In the instant motion, Claimant seeks in camera inspection and production of the "psychiatric," "misconduct" and "criminal" records of the officers and the sergeant. He claims that these documents are critical to the success of his case. He maintains that they are relevant (1) to show the employees' "pre-existing propensities for violence;" (2) to show that it was negligent for Defendant to let employees with violent track records supervise inmates; and (3) to prove "motive, opportunity, intent, preparation, plan, knowledge, identity or absence of mistake or accident."

Defendant responds that the records Claimant is seeking are protected from disclosure by Civil Rights Law §50-a. That statute protects all "personnel records" of correction officers that are used to evaluate "performance toward continued employment or promotion," including the records Claimant is seeking here (Matter of Prisoners' Legal Services v New York State Dept. of Correctional Services, 73 NY2d 26, 31). Records covered by §50-a may only be produced if the officer provides his or her express written consent or a court issues a lawful order that mandates such disclosure (Civil Rights Law §50-a). Such an order may be issued only after all interested parties are given an opportunity to be heard ( id.).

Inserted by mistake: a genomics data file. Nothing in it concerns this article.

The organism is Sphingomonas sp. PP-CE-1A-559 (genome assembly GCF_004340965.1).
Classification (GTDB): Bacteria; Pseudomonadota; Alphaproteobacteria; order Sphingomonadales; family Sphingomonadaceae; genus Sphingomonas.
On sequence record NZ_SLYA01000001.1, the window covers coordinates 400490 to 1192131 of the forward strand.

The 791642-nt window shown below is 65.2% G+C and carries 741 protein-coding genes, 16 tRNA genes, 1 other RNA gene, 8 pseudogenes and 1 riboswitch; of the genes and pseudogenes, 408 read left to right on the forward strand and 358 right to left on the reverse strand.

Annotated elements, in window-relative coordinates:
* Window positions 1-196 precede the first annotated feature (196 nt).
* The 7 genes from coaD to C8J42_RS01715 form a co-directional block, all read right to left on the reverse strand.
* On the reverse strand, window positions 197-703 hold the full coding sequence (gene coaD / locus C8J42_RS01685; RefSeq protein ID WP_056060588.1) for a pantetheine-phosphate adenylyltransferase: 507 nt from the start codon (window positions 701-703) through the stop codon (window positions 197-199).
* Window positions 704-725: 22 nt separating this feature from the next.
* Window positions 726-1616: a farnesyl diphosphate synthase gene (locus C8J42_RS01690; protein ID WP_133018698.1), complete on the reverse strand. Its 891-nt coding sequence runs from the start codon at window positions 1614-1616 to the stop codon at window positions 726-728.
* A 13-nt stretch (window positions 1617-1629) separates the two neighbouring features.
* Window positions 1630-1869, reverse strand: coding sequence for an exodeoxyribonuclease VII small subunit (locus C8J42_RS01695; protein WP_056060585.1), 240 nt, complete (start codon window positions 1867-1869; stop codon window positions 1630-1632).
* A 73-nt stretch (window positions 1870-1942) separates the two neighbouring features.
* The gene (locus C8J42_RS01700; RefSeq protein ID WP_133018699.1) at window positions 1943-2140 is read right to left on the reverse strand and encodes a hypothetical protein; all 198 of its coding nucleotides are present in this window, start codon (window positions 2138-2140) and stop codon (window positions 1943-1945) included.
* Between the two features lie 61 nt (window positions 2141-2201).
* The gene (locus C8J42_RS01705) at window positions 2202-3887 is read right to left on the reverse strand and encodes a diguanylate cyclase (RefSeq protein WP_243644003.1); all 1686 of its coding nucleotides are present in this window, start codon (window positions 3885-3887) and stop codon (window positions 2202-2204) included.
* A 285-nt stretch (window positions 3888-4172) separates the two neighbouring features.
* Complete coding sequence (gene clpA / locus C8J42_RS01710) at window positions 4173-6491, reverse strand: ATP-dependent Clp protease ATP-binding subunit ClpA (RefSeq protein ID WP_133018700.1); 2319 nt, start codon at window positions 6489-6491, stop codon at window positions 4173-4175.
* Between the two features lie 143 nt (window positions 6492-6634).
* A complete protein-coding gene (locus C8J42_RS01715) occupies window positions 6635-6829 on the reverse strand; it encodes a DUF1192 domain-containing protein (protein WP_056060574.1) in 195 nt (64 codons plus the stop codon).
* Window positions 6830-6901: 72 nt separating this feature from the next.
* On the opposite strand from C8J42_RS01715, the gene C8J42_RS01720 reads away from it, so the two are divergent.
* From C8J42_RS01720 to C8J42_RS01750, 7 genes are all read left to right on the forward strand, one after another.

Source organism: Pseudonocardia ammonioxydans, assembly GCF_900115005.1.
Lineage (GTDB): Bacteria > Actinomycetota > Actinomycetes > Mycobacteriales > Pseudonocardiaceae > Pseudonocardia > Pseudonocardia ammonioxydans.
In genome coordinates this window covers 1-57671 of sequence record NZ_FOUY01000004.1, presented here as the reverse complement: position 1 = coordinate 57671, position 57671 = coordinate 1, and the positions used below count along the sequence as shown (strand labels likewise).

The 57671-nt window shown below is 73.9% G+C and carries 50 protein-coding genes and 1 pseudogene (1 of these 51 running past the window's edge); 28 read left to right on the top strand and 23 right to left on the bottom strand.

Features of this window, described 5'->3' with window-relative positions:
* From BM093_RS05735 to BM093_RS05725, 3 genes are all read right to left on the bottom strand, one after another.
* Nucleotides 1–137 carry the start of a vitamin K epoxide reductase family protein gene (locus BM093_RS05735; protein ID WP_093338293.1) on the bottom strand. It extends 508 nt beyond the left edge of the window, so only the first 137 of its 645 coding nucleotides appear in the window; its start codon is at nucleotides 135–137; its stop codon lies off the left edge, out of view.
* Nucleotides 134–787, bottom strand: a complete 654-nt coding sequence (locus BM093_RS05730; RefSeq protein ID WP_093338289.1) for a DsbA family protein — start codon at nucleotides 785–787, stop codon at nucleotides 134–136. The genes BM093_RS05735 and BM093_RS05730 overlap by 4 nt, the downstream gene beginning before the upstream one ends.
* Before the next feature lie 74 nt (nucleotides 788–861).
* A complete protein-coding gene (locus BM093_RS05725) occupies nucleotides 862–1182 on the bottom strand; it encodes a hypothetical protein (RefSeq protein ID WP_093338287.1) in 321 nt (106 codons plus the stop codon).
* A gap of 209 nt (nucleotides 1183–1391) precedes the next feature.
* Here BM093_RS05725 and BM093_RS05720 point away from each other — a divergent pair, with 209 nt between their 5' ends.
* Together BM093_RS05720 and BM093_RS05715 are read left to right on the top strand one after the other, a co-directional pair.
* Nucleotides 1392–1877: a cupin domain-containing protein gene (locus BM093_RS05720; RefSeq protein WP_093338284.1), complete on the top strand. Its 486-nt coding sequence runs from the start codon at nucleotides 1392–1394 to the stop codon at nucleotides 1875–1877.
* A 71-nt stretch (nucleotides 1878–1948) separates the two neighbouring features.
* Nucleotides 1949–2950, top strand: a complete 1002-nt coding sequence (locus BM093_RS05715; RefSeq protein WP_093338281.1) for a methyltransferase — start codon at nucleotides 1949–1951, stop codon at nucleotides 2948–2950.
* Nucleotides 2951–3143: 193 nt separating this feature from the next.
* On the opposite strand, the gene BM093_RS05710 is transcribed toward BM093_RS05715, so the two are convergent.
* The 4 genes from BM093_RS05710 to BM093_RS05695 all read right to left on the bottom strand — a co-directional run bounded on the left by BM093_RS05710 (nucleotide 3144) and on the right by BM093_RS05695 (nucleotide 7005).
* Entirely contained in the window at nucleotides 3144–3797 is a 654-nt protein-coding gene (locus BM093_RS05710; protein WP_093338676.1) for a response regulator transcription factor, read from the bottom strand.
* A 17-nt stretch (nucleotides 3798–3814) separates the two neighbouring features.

The legislative purpose of §50-a was to "prevent abusive exploitation of personally damaging information contained in officers' personnel records" by foreclosing all review of such records "except when a legitimate need for them has been demonstrated..." (Matter of Daily Gazette Co. v City of Schenectady, 93 NY2d 145, 154-155). Typically, a legitimate need exists only where the information contained in the file is "actually relevant to an issue in a pending proceeding..." (id.). Although §50-a contemplates a hearing on the question of whether to conduct an in camera review (Taran v State of New York, 140 AD2d 429), the Court may deny such review without a hearing where the moving party fails to set forth some good faith factual predicate for the request (see, People v Henry, 242 AD2d 877, lv denied 91 NY2d 834; see also, People v Gissendanner, 48 NY2d 543).